Oh, brethren, let us listen to the words of Nehemiah and bow our head in the dust if we have been parties to such unholy ways. “It is not good that ye do: ought ye not to walk in the fear of our God because of the heathen our enemies? I likewise, and my brethren, and my servants, might exact of them money and corn: I pray you, let us leave off this usury. Restore, I pray you, to them, even this day, their lands, their vineyards, their oliveyards, and their houses, also the hundredth part of the money, and of the corn, the wine, and the oil that ye exact of them” (vers. 9-11).

These are suited words for the present solemn time when God has been exercising many as to the very things of which we have been speaking. It is not a time to demand the uttermost farthing of one another, but rather to heed the word, “I pray you, let us leave off this usury.” If we have been guilty of robbing any of our brethren of their blood-bought privileges, let us hasten to restore what we can ere the Lord arise as their champion and we be put to shame. For He has said, “Hear the word of the Lord, ye that tremble at His word; Your brethren that hated you, that cast you out for My name’s sake, said, Let the Lord be glorified; but He shall appear to your joy, and they shall be ashamed” (Isa. 66:5). Cutting and comforting words are these mingled by the Lord Himself. Oh, for a heart to take heed to them ere it be forever too late!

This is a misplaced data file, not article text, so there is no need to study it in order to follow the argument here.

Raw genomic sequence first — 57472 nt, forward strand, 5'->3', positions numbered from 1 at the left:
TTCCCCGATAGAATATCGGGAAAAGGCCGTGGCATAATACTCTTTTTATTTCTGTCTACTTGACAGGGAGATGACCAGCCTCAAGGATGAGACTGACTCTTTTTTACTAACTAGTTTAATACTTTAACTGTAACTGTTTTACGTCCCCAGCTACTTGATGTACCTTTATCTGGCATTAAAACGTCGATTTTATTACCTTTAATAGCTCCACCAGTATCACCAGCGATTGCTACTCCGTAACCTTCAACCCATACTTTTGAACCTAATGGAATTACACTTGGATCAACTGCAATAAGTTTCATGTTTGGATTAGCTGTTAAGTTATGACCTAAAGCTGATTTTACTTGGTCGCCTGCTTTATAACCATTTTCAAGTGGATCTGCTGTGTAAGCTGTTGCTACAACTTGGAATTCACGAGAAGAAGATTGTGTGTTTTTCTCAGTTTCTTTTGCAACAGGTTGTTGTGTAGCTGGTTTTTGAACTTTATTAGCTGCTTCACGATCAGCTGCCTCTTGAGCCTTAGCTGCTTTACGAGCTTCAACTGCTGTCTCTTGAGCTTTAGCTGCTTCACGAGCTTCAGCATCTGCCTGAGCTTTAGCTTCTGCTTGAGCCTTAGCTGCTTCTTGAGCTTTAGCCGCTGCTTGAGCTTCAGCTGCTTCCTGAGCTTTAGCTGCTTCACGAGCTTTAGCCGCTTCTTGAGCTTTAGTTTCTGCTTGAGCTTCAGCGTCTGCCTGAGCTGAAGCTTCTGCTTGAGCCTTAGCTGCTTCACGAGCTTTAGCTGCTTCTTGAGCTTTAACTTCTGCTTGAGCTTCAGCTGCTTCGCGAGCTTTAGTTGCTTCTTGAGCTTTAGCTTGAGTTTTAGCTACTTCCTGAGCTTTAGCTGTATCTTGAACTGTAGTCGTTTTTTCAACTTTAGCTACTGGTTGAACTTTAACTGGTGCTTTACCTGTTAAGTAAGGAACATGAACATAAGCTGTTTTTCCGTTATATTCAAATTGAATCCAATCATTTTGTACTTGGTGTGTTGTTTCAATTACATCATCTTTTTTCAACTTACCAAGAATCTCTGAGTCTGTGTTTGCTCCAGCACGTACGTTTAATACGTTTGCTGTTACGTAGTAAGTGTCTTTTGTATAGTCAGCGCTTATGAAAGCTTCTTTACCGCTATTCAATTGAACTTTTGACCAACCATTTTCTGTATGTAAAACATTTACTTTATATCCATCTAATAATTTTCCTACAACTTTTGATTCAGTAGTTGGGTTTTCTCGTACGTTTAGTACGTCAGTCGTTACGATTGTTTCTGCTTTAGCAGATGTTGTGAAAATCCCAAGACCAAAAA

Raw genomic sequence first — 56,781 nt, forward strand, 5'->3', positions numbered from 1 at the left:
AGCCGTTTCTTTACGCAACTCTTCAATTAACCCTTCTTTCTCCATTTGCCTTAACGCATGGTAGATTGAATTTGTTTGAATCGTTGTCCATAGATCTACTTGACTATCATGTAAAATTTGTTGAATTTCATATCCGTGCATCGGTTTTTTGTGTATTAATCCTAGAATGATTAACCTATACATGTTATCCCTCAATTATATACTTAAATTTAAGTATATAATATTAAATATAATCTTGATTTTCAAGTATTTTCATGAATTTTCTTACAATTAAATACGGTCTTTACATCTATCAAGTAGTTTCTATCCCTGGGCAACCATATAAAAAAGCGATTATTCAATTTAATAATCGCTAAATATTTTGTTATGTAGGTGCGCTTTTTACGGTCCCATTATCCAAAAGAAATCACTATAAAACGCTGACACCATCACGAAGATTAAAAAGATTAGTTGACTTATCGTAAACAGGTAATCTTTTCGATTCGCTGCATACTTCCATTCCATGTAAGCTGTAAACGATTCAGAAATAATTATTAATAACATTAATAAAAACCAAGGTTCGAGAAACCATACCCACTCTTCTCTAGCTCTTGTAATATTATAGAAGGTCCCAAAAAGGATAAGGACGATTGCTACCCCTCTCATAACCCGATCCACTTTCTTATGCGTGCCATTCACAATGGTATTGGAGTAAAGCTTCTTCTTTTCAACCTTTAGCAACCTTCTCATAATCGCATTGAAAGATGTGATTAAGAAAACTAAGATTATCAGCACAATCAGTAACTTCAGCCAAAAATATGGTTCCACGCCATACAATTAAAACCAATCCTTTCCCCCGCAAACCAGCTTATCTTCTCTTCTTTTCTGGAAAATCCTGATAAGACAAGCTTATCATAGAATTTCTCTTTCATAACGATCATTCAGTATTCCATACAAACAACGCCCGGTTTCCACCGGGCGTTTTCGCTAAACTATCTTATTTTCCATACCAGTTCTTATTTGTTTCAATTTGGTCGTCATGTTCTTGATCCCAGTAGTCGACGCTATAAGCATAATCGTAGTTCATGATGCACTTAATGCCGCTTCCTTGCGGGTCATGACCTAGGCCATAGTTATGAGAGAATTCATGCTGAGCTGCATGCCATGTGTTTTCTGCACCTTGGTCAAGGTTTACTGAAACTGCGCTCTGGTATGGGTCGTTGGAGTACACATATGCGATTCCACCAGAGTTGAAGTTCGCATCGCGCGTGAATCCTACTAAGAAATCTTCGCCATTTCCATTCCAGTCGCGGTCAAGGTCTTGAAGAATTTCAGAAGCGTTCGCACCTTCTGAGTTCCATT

On the part of the rulers in Judah there was an instant response when the words of Nehemiah had moved them to repentance. “Then said they, We will restore them, and will require nothing of them; so will we do as thou sayest” (ver. 12). And this was sealed with an oath, and further confirmed by a graphic action on the part of the Tirshatha. He shook his lap and said, “So God shake out every man from his house, and from his labor, that performeth not this promise, even thus be he shaken out, and emptied.” And this was attested by the solemn “Amen!” of the congregation, who praised the Lord for the mercy shown. It was the same spirit that led the apostle Paul, long afterwards to write: “I would they were even cut off that trouble you!”